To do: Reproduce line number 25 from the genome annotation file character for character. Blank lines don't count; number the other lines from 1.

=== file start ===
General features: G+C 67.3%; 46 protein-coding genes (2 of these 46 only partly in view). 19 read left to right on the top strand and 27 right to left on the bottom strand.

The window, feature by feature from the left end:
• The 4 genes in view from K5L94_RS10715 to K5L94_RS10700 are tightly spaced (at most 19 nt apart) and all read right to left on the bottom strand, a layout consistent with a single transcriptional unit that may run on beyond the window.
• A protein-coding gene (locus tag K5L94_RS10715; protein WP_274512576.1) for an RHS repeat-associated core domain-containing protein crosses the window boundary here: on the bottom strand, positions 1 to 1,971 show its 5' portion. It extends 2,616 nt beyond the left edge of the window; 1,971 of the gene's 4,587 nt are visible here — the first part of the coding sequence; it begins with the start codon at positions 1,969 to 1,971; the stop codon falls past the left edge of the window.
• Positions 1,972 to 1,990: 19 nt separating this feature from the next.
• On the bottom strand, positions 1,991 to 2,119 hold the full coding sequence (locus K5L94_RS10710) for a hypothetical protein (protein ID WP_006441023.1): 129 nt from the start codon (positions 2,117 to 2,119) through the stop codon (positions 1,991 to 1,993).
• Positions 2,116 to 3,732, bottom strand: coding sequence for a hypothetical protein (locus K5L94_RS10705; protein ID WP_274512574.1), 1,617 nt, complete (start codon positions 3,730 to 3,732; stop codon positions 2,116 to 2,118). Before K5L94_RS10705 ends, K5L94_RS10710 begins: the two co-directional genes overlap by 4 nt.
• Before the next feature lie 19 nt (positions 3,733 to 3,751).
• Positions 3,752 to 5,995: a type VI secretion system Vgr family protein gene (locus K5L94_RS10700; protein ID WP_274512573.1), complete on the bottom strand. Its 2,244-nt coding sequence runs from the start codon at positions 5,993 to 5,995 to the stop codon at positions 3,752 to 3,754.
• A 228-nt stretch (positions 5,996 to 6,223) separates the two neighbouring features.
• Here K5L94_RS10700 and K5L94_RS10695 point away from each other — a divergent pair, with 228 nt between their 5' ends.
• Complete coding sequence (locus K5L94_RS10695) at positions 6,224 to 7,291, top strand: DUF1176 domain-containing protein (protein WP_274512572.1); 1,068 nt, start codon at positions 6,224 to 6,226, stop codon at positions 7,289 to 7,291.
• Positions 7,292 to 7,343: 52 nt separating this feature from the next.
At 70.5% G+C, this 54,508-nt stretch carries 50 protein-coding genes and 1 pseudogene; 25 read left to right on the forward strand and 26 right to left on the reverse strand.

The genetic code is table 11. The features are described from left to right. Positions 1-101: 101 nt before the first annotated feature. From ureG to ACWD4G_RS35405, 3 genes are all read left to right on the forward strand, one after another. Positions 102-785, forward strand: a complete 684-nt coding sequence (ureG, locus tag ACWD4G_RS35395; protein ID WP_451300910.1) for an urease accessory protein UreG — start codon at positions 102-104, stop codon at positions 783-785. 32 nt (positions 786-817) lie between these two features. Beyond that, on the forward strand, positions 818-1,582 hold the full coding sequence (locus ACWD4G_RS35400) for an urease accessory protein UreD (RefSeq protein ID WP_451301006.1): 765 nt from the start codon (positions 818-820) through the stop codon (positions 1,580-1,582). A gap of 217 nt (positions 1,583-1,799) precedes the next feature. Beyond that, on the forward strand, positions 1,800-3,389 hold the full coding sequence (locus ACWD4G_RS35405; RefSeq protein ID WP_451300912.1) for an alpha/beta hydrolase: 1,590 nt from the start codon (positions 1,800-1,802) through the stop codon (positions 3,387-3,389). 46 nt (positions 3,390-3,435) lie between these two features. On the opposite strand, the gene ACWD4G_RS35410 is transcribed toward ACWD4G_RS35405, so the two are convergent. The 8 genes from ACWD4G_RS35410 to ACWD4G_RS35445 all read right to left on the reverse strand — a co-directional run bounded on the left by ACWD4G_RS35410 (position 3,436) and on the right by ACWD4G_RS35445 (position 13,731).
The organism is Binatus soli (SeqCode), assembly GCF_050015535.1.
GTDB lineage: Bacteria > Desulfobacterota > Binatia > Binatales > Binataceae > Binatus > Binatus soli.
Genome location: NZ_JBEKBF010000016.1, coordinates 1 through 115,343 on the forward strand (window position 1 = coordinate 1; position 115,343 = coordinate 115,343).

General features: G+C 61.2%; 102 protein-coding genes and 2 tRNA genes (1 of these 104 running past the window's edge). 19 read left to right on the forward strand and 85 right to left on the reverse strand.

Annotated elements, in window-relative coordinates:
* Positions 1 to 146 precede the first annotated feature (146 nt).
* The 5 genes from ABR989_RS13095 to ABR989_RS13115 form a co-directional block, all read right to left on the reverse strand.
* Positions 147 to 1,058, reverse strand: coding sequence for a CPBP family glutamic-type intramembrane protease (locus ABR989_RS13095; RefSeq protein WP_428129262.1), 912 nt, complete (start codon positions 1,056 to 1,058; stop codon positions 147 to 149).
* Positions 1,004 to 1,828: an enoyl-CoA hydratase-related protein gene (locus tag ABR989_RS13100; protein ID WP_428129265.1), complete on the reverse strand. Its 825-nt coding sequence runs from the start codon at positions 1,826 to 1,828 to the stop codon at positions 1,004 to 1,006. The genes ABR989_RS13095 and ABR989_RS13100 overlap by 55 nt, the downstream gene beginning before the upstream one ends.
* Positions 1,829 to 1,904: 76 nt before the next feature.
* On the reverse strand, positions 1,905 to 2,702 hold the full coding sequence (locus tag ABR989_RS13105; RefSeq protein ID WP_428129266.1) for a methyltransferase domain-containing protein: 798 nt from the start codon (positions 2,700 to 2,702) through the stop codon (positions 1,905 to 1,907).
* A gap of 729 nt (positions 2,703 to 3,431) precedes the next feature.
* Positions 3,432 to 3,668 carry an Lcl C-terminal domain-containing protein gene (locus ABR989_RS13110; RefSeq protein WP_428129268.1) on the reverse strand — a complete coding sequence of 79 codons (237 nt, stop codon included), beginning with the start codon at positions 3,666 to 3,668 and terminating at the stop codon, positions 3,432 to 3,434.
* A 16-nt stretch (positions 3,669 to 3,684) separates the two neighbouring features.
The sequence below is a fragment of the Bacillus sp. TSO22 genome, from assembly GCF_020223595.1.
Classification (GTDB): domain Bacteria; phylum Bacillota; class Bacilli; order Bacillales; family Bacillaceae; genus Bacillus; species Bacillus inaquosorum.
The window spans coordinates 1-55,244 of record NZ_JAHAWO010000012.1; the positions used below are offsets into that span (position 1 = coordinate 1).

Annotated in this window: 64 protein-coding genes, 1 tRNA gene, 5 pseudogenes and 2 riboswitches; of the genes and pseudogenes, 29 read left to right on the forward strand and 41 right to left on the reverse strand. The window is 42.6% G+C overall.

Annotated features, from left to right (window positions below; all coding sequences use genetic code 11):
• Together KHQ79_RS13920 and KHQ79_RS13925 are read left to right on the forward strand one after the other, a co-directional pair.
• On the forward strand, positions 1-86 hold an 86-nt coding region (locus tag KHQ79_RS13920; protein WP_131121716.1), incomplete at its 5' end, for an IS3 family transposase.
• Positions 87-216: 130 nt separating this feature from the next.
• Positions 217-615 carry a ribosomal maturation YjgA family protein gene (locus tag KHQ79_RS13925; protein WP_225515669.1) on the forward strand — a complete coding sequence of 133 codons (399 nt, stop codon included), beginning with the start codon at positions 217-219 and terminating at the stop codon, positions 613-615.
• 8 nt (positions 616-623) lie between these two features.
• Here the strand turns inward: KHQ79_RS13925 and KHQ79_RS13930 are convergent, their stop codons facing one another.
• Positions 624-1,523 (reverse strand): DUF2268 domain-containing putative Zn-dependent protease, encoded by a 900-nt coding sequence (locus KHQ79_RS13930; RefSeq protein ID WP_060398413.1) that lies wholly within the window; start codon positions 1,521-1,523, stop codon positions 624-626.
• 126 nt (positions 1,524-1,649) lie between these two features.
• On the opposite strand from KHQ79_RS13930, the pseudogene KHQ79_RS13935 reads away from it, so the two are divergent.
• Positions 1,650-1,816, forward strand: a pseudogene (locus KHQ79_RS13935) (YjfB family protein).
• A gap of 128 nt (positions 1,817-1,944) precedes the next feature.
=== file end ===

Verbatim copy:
* Positions 1,829 to 1,904: 76 nt before the next feature.